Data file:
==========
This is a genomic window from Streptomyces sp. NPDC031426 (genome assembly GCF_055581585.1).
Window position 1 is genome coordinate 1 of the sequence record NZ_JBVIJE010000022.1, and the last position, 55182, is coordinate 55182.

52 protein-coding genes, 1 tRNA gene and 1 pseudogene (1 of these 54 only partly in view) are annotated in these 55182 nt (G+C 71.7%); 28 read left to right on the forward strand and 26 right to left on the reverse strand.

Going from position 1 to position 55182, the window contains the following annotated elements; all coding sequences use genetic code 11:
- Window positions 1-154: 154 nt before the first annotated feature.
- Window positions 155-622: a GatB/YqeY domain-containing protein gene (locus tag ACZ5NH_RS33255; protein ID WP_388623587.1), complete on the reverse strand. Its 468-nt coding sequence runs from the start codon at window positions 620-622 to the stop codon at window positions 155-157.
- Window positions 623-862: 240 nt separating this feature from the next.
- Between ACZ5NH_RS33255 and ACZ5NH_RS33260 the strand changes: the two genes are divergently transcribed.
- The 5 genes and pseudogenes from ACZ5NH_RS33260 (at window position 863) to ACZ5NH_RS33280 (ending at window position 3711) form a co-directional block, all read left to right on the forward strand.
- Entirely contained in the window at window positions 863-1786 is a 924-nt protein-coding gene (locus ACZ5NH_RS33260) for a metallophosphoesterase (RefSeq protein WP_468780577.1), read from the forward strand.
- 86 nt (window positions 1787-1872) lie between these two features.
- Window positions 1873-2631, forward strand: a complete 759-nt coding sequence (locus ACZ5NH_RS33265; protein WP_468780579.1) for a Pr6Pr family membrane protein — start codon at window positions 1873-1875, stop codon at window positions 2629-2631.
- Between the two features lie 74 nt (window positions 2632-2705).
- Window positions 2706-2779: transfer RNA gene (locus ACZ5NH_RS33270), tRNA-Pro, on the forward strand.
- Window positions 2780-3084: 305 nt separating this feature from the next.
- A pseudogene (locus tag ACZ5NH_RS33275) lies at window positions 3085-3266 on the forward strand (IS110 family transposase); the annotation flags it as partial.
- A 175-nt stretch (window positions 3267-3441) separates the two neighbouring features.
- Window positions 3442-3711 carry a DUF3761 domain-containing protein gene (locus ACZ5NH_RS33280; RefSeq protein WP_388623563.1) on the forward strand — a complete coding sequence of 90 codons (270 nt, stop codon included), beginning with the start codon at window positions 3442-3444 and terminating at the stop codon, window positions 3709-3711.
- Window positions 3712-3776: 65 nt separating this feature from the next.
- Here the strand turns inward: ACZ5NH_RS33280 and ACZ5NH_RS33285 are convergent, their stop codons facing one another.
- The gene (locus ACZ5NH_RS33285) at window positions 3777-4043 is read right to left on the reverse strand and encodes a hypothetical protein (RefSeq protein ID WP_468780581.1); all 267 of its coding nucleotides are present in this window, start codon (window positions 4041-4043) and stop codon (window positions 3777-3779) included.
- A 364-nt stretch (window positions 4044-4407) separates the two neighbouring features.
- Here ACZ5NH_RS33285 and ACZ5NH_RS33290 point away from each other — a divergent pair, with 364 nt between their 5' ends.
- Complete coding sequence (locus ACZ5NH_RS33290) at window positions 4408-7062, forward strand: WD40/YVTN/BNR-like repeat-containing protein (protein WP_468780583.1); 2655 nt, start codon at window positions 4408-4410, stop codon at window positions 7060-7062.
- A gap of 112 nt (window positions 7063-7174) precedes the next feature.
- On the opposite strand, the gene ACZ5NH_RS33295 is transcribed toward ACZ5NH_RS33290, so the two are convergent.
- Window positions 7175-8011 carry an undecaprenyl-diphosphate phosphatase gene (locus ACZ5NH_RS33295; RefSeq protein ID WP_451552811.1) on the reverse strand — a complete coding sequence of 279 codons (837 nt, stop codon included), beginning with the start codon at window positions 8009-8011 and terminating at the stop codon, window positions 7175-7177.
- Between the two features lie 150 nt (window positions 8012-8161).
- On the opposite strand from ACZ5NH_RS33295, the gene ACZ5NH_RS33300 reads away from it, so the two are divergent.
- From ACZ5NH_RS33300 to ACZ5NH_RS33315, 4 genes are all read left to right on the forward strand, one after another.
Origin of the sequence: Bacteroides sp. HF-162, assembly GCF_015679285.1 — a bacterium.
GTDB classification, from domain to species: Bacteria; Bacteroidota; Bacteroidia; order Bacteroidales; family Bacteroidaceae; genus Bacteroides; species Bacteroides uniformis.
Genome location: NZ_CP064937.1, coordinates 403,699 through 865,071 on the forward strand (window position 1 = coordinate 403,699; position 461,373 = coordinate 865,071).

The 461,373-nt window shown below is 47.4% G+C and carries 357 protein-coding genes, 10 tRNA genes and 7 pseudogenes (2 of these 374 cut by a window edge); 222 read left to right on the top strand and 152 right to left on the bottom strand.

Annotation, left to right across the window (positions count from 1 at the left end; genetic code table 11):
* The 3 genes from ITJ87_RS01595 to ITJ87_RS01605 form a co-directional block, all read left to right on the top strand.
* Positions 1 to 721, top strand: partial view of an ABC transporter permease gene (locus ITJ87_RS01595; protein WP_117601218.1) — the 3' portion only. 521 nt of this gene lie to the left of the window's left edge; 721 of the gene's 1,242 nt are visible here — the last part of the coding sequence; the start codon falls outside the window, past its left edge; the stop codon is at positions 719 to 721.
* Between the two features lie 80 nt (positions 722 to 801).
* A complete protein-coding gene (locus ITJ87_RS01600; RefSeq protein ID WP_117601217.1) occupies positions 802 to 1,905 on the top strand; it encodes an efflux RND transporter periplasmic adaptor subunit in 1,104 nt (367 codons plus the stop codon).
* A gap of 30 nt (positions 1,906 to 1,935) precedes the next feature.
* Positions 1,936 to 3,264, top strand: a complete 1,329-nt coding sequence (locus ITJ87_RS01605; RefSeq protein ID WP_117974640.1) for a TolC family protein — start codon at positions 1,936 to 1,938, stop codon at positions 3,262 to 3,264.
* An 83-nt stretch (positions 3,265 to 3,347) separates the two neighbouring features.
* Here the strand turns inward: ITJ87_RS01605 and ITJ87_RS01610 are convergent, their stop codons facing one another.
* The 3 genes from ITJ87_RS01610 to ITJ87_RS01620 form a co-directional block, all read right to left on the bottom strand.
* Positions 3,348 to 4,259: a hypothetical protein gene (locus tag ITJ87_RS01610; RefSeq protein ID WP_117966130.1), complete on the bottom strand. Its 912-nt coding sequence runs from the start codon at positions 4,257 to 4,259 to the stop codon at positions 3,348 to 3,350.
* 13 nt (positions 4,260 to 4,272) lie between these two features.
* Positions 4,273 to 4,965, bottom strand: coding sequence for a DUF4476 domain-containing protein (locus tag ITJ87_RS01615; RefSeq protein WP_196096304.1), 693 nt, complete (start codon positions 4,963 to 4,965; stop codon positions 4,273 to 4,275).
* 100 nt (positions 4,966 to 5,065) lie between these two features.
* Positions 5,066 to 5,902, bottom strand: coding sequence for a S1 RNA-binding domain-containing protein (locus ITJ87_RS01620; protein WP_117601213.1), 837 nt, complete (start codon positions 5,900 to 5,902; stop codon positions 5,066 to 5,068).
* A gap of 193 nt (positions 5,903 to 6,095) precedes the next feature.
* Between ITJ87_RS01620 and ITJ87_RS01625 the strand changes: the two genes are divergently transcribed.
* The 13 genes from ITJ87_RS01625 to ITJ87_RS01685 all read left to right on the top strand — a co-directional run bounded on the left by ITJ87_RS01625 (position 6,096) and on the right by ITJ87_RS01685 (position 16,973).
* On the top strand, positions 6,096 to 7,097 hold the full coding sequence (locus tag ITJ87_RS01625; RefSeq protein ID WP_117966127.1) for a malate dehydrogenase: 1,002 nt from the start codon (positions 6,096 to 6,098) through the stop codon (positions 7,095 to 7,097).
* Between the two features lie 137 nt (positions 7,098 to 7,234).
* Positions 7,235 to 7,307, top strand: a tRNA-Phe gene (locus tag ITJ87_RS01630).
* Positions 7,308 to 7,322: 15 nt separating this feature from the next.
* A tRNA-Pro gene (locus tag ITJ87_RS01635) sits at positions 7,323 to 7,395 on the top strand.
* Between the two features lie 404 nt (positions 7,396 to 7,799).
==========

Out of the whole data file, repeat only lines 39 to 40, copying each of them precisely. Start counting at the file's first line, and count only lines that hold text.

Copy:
* A complete protein-coding gene (locus ITJ87_RS01600; RefSeq protein ID WP_117601217.1) occupies positions 802 to 1,905 on the top strand; it encodes an efflux RND transporter periplasmic adaptor subunit in 1,104 nt (367 codons plus the stop codon).
* A gap of 30 nt (positions 1,906 to 1,935) precedes the next feature.